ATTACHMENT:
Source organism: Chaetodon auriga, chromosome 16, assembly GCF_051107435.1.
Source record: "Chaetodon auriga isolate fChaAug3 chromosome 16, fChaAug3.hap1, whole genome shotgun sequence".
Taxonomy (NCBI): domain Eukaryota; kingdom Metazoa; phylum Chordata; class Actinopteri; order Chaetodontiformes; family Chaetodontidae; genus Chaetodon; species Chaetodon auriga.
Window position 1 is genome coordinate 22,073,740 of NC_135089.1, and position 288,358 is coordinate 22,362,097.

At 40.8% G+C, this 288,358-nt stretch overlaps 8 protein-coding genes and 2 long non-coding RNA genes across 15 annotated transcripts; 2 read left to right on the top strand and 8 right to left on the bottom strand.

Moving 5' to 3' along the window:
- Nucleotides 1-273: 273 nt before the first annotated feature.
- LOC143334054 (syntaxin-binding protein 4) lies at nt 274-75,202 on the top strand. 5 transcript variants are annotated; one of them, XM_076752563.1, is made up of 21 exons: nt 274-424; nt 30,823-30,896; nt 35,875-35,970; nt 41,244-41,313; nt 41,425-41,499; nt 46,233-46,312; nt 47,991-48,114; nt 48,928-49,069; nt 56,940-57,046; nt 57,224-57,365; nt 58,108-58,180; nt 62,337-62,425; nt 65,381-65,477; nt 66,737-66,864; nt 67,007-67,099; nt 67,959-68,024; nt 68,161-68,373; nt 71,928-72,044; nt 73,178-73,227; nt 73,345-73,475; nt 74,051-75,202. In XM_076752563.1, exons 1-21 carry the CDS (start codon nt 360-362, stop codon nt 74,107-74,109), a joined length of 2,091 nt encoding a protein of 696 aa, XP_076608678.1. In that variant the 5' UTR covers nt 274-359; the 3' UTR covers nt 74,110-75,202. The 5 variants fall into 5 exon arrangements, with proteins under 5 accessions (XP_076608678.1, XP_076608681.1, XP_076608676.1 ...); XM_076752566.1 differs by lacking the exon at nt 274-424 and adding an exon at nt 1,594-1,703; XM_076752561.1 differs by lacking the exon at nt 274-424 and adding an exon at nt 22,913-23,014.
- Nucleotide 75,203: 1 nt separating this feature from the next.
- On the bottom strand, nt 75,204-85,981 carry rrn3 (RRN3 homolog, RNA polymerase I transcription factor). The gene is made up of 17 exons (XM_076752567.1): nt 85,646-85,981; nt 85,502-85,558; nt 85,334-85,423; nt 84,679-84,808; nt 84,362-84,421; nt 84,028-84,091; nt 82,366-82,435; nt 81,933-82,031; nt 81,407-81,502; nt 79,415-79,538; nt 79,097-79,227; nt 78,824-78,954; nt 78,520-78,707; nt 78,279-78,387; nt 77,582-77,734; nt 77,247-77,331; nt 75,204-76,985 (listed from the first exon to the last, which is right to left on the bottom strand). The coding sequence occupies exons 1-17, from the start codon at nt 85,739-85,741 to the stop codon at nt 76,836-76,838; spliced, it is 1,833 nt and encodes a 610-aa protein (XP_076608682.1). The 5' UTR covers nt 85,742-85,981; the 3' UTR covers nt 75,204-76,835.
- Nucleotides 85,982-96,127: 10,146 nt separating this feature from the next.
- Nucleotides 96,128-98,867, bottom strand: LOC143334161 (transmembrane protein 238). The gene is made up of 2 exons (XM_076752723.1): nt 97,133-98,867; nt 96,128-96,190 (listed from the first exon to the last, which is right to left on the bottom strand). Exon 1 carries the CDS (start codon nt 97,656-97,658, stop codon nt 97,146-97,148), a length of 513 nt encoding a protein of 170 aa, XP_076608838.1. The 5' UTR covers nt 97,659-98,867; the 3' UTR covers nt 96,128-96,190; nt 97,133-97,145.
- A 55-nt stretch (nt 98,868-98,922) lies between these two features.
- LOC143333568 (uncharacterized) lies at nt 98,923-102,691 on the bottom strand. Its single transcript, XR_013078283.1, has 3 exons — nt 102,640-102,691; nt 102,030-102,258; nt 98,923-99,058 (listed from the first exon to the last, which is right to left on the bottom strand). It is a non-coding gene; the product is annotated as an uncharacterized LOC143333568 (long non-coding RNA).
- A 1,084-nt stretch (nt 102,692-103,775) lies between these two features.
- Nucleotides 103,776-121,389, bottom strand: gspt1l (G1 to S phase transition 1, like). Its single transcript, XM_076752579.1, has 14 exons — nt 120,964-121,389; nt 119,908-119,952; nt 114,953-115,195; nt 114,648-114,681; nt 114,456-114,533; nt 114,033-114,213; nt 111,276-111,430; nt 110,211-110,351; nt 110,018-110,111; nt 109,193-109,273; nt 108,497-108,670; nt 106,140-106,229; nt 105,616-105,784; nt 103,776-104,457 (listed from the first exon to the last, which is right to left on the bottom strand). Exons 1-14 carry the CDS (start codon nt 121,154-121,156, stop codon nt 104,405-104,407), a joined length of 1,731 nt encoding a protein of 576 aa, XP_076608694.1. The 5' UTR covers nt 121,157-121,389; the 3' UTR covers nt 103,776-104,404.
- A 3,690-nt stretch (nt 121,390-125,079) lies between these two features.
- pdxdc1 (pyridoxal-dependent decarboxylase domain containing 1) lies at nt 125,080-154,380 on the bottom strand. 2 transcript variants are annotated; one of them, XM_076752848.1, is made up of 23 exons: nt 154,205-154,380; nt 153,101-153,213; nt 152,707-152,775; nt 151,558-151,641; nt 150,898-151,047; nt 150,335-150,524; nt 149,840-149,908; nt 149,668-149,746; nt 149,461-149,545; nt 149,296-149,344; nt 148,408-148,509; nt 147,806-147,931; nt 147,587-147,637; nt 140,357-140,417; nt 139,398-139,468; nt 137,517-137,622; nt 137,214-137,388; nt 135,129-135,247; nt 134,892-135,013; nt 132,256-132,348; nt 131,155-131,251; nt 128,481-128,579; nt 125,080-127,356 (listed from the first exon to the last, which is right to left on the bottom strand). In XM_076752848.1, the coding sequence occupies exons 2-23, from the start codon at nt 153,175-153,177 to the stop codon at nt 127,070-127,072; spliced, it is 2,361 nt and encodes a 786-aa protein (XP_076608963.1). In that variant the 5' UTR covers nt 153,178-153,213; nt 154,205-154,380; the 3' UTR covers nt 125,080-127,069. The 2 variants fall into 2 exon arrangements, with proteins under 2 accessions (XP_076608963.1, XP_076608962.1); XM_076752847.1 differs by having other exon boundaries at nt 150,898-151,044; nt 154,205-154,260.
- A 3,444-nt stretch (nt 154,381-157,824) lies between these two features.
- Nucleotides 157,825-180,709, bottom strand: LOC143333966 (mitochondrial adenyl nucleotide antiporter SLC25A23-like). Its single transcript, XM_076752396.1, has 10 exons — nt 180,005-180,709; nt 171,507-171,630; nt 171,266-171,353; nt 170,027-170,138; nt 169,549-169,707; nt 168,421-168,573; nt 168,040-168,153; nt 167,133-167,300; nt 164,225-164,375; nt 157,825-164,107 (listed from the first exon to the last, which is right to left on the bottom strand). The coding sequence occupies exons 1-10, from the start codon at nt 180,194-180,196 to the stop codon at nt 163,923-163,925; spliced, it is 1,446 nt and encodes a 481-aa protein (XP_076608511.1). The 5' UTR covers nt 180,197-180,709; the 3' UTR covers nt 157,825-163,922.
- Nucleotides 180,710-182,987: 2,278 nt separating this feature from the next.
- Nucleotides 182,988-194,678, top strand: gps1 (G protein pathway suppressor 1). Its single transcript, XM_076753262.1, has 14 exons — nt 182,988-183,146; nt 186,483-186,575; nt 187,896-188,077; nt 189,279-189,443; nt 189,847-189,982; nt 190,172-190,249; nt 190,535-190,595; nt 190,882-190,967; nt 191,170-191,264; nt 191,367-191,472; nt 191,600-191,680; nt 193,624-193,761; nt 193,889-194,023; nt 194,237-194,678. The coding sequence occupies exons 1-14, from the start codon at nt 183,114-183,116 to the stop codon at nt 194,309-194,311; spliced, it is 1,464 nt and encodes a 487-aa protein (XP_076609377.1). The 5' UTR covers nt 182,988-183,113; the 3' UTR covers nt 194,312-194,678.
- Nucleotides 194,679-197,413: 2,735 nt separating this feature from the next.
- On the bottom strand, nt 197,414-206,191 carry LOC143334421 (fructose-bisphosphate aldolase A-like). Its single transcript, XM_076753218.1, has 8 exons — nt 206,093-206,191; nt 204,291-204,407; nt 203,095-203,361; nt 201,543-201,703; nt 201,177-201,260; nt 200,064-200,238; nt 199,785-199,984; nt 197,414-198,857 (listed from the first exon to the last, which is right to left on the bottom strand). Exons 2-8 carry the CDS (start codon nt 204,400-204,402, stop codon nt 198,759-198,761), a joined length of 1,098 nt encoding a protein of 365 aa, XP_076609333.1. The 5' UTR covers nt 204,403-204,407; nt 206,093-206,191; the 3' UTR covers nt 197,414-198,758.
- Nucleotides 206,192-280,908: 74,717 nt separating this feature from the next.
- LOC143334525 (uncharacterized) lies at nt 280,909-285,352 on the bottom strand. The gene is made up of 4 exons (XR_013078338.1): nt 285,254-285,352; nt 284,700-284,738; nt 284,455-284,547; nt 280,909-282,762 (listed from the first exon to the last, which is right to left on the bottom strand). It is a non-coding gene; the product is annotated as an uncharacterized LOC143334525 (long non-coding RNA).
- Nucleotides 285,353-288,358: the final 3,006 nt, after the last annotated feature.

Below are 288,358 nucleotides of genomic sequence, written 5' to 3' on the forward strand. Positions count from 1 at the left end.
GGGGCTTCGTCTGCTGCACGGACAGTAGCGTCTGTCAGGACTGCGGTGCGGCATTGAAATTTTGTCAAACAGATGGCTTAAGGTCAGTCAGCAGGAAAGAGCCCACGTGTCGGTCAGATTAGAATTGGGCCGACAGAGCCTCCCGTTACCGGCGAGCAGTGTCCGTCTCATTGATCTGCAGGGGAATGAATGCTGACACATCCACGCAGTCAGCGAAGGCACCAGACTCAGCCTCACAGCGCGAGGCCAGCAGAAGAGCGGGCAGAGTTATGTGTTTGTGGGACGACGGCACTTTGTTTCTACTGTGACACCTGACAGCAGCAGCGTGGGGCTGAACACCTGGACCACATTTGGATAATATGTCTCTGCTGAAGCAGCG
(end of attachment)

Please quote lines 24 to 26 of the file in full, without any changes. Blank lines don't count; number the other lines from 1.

- On the bottom strand, nt 197,414-206,191 carry LOC143334421 (fructose-bisphosphate aldolase A-like). Its single transcript, XM_076753218.1, has 8 exons — nt 206,093-206,191; nt 204,291-204,407; nt 203,095-203,361; nt 201,543-201,703; nt 201,177-201,260; nt 200,064-200,238; nt 199,785-199,984; nt 197,414-198,857 (listed from the first exon to the last, which is right to left on the bottom strand). Exons 2-8 carry the CDS (start codon nt 204,400-204,402, stop codon nt 198,759-198,761), a joined length of 1,098 nt encoding a protein of 365 aa, XP_076609333.1. The 5' UTR covers nt 204,403-204,407; nt 206,093-206,191; the 3' UTR covers nt 197,414-198,758.
- Nucleotides 206,192-280,908: 74,717 nt separating this feature from the next.
- LOC143334525 (uncharacterized) lies at nt 280,909-285,352 on the bottom strand. The gene is made up of 4 exons (XR_013078338.1): nt 285,254-285,352; nt 284,700-284,738; nt 284,455-284,547; nt 280,909-282,762 (listed from the first exon to the last, which is right to left on the bottom strand). It is a non-coding gene; the product is annotated as an uncharacterized LOC143334525 (long non-coding RNA).